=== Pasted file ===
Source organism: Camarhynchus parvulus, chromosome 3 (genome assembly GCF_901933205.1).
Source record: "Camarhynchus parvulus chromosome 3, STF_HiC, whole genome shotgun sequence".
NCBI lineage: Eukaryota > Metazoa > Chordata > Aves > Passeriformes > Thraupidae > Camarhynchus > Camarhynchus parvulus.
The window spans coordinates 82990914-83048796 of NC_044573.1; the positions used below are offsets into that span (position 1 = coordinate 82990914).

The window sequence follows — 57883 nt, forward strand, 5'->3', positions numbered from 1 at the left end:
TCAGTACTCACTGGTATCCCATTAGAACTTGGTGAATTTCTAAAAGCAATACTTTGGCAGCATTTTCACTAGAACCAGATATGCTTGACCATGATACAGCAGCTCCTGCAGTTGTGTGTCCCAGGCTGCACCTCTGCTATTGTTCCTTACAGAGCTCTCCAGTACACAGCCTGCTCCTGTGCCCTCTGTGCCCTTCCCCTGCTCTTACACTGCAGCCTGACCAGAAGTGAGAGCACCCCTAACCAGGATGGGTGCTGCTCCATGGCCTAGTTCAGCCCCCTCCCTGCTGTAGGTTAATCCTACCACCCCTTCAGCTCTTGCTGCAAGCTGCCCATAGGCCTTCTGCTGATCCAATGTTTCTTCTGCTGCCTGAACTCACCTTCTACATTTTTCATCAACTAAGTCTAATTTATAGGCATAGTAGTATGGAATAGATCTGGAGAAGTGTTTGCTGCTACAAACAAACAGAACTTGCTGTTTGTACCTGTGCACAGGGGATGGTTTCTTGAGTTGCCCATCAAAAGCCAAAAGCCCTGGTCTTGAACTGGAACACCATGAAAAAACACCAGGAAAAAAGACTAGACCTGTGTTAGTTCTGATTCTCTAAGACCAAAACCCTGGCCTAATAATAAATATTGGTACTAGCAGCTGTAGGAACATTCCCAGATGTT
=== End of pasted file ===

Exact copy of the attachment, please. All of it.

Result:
Source organism: Camarhynchus parvulus, chromosome 3 (genome assembly GCF_901933205.1).
Source record: "Camarhynchus parvulus chromosome 3, STF_HiC, whole genome shotgun sequence".
NCBI lineage: Eukaryota > Metazoa > Chordata > Aves > Passeriformes > Thraupidae > Camarhynchus > Camarhynchus parvulus.
The window spans coordinates 82990914-83048796 of NC_044573.1; the positions used below are offsets into that span (position 1 = coordinate 82990914).

The window sequence follows — 57883 nt, forward strand, 5'->3', positions numbered from 1 at the left end:
TCAGTACTCACTGGTATCCCATTAGAACTTGGTGAATTTCTAAAAGCAATACTTTGGCAGCATTTTCACTAGAACCAGATATGCTTGACCATGATACAGCAGCTCCTGCAGTTGTGTGTCCCAGGCTGCACCTCTGCTATTGTTCCTTACAGAGCTCTCCAGTACACAGCCTGCTCCTGTGCCCTCTGTGCCCTTCCCCTGCTCTTACACTGCAGCCTGACCAGAAGTGAGAGCACCCCTAACCAGGATGGGTGCTGCTCCATGGCCTAGTTCAGCCCCCTCCCTGCTGTAGGTTAATCCTACCACCCCTTCAGCTCTTGCTGCAAGCTGCCCATAGGCCTTCTGCTGATCCAATGTTTCTTCTGCTGCCTGAACTCACCTTCTACATTTTTCATCAACTAAGTCTAATTTATAGGCATAGTAGTATGGAATAGATCTGGAGAAGTGTTTGCTGCTACAAACAAACAGAACTTGCTGTTTGTACCTGTGCACAGGGGATGGTTTCTTGAGTTGCCCATCAAAAGCCAAAAGCCCTGGTCTTGAACTGGAACACCATGAAAAAACACCAGGAAAAAAGACTAGACCTGTGTTAGTTCTGATTCTCTAAGACCAAAACCCTGGCCTAATAATAAATATTGGTACTAGCAGCTGTAGGAACATTCCCAGATGTT